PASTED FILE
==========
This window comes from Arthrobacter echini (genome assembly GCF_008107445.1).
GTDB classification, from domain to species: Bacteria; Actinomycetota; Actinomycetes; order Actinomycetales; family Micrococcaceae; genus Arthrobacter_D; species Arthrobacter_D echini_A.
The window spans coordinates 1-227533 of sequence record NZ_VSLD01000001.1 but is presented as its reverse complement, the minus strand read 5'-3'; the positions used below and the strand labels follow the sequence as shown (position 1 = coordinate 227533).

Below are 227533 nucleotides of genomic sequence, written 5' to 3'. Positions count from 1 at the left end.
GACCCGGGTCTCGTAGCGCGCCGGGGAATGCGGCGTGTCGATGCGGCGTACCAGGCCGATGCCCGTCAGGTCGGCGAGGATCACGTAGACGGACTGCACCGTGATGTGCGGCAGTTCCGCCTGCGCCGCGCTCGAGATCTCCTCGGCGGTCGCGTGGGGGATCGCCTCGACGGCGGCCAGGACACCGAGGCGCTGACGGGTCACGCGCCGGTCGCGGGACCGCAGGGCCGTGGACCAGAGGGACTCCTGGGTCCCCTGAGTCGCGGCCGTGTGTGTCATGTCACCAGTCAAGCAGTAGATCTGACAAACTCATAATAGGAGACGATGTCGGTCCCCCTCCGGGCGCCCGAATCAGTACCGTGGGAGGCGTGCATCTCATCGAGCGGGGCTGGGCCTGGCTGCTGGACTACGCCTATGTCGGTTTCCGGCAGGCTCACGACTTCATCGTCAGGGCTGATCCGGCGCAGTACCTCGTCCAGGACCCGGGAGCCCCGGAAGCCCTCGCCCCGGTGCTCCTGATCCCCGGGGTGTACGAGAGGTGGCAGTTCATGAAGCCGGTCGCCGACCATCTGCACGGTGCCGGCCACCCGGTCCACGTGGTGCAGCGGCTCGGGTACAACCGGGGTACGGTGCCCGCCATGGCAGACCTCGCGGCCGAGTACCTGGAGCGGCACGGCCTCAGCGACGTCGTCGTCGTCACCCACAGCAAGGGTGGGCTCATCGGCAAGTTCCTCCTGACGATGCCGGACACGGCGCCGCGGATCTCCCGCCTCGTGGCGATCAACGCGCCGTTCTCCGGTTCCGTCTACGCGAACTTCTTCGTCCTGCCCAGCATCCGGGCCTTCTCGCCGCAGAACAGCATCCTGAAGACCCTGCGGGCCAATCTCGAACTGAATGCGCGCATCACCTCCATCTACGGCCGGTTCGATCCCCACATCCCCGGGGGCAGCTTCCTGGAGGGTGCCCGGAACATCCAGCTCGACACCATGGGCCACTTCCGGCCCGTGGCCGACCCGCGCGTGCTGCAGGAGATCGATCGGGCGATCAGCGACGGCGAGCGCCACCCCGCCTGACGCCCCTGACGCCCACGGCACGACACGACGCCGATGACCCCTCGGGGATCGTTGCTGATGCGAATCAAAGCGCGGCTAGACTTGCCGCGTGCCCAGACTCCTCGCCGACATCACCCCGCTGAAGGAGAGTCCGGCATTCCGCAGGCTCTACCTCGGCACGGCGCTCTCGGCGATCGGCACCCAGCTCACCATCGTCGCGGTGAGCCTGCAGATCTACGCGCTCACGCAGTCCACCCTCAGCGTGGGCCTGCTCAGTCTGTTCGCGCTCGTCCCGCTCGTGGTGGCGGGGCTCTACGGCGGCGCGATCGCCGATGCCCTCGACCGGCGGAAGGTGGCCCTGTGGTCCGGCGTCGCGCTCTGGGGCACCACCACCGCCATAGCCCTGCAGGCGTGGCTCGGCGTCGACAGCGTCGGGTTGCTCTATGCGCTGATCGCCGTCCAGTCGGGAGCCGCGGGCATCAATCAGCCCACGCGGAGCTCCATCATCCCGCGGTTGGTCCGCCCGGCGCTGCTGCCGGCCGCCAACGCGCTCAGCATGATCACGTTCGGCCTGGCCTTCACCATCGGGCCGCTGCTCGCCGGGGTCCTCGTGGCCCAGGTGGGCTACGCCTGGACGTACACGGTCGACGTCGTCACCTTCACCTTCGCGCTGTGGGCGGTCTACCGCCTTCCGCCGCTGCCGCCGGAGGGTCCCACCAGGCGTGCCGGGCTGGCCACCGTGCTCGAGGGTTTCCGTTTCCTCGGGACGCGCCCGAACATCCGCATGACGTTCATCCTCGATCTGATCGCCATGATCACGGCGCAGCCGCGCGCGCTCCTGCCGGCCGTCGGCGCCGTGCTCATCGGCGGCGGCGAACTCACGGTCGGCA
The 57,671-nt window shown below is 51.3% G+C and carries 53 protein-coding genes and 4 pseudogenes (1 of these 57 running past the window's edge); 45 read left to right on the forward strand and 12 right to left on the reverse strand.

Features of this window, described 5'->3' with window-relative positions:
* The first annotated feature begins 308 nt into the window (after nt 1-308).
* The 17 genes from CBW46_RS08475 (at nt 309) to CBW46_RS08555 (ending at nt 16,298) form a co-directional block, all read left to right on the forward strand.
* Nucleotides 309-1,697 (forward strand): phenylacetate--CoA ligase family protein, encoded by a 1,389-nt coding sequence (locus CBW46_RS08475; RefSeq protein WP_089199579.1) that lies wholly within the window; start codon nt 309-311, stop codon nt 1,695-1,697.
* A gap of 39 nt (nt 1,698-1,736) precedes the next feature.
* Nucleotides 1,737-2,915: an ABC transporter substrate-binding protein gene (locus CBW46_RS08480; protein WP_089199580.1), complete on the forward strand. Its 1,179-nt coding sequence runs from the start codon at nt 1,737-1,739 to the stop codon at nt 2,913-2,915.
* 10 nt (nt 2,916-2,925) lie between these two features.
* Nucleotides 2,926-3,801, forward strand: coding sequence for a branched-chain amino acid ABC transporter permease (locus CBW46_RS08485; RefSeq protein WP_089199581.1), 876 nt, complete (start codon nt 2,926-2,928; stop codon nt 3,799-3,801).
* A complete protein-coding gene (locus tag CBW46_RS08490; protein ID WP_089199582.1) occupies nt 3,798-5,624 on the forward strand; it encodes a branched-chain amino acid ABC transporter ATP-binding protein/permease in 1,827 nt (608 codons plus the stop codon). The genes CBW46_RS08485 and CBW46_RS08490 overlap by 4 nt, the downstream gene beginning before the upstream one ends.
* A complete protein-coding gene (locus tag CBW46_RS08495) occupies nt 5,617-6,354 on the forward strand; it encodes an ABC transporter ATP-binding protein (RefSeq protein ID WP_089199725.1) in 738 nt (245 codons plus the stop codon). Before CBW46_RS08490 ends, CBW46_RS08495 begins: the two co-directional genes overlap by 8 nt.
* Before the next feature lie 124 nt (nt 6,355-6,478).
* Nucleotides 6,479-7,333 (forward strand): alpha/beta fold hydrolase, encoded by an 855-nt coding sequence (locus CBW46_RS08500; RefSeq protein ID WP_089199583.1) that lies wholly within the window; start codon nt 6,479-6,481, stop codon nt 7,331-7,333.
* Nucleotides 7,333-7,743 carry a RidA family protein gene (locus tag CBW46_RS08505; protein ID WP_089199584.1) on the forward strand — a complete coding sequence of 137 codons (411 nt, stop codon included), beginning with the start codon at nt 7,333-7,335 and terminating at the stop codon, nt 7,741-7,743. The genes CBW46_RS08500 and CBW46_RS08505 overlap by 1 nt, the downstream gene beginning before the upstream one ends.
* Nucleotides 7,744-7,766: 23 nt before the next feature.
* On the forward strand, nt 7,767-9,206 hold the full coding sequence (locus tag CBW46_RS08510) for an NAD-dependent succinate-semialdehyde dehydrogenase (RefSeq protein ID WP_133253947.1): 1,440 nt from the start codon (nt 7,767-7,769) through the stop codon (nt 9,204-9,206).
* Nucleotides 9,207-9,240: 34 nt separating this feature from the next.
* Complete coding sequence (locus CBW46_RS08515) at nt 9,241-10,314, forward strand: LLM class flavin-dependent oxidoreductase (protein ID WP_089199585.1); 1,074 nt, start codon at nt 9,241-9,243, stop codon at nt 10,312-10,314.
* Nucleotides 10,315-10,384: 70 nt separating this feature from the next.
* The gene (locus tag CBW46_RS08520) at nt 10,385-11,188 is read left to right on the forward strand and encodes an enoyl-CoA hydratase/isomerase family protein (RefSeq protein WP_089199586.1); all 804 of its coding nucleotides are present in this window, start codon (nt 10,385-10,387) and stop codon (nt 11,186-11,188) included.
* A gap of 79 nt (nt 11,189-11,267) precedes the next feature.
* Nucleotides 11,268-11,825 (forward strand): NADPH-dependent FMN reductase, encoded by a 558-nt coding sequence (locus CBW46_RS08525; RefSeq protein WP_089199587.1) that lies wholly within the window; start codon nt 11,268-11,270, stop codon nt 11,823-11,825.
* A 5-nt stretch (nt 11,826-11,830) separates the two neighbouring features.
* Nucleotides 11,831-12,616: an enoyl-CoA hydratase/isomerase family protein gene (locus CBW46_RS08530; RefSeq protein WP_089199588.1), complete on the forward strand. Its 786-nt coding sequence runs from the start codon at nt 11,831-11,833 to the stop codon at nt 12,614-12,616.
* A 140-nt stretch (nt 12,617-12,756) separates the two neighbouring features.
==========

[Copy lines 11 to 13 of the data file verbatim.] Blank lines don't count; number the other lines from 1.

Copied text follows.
* A gap of 39 nt (nt 1,698-1,736) precedes the next feature.
* Nucleotides 1,737-2,915: an ABC transporter substrate-binding protein gene (locus CBW46_RS08480; protein WP_089199580.1), complete on the forward strand. Its 1,179-nt coding sequence runs from the start codon at nt 1,737-1,739 to the stop codon at nt 2,913-2,915.
* 10 nt (nt 2,916-2,925) lie between these two features.